Never again will supporters of national missile defense be able to claim, as President Bush did in May, that ballistic missiles in the hands of rogue regimes constitute “today’s most urgent threat.” The attacks of September 11 illustrated that ballistic missiles are not the tools of terrorists such as Osama bin Laden’s al Qaeda network. Nor are terrorists likely to obtain ballistic missiles for future attacks. When the missile defense debate resumes, there must be a renewed appreciation that every dollar we spend on the least likely threat of ballistic missiles is a dollar not spent on the most likely threat: terrorism.

Also changed—and hopefully not just for the moment—is the administration’s basic approach to foreign affairs. Gone virtually overnight is the unilateralist, go-it-alone approach so prevalent before the attacks. Unilateral U.S. withdrawal from the ABM Treaty—with all its attendant risks to U.S. security—once seemed inevitable. Now it seems less likely as the administration works to sustain a broad, international coalition, which includes Russia, to fight terrorism. In a world of terrorism and weapons of mass destruction, it is increasingly clear that nations will be more or less secure together. In the wake of the discussions between Presidents Bush and Putin in Shanghai, there appears to be some hope that the United States and Russia can reach agreement on missile defense and nuclear reductions.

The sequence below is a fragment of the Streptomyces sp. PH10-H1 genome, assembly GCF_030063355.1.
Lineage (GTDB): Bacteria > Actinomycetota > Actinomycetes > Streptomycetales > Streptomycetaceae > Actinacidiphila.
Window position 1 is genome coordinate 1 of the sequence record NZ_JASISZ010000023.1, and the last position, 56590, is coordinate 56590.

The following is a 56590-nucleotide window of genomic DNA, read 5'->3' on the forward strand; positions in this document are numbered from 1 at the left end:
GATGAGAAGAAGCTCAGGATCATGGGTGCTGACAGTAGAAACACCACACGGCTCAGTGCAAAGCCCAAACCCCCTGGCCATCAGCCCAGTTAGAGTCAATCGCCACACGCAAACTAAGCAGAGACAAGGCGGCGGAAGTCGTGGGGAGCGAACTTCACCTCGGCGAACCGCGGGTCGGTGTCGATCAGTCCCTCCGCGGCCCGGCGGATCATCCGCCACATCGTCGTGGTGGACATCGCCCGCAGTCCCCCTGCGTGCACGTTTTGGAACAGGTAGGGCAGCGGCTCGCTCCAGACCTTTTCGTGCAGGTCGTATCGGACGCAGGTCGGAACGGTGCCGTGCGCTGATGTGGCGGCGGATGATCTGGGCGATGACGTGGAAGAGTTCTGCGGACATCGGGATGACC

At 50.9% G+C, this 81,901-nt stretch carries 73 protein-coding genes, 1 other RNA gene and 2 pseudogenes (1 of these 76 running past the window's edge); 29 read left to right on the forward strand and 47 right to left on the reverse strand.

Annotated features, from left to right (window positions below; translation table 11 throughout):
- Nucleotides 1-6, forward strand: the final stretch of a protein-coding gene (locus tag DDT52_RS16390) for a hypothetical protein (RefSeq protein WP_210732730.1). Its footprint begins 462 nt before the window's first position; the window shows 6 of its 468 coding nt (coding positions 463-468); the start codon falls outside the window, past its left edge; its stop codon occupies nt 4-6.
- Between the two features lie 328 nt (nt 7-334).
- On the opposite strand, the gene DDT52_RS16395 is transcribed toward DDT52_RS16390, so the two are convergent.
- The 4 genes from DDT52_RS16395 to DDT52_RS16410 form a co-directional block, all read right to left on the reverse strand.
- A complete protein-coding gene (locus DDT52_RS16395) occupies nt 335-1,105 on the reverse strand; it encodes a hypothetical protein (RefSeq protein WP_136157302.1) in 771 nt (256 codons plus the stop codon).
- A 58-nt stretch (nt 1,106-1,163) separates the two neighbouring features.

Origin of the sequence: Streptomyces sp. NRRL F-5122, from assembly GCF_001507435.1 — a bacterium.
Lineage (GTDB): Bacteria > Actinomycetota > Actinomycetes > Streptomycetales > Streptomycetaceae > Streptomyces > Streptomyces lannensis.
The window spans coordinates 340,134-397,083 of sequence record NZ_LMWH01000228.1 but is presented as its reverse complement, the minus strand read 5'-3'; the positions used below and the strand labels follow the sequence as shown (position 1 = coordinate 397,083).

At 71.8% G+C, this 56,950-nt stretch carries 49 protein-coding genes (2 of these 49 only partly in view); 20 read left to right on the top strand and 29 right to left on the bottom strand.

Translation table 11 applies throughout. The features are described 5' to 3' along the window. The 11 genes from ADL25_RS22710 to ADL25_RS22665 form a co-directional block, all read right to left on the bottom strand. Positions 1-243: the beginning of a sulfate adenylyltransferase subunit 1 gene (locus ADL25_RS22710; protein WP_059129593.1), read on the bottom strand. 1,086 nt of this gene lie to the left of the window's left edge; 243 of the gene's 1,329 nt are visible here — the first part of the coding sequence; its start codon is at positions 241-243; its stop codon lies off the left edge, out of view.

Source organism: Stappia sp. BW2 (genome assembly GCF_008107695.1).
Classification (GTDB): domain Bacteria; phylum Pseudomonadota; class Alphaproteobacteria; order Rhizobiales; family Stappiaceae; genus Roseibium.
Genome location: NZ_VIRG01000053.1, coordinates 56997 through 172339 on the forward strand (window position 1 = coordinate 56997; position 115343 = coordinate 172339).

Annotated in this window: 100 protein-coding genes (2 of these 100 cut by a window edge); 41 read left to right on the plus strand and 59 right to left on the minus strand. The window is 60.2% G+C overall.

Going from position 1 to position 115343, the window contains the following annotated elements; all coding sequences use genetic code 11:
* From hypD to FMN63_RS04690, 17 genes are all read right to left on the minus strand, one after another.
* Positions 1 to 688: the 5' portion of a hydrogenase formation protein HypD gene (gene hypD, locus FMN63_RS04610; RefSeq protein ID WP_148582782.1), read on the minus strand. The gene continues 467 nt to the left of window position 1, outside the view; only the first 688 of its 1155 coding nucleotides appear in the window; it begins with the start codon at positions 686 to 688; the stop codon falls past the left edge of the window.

When they meet in November, the two presidents will hopefully work out an agreement that will preserve strategic stability and increase mutual security. Such an agreement would permit significant nuclear weapon reductions and testing and eventual deployment of limited national missile defenses, either by a modification of the ABM Treaty or its replacement by a new agreement. Either way, the key ingredient is to pursue a cooperative approach with Russia, rather than a unilateral course. That is the best way to enhance America’s security.

Senator Carl Levin (D-MI) is chairman of the Senate Armed Services Committee.


Will Prudence Prevail?

Daryl G. Kimball

This month, American and Russian leaders will try to resolve the decade-long impasse over further strategic nuclear reductions and the United States’ national missile defense ambitions. The opportunity for an agreement is close at hand, but success will require prudent adjustments in the White House strategy on missile defense and on the Anti-Ballistic Missile (ABM) Treaty, as well as fundamental changes in U.S. nuclear weapons requirements.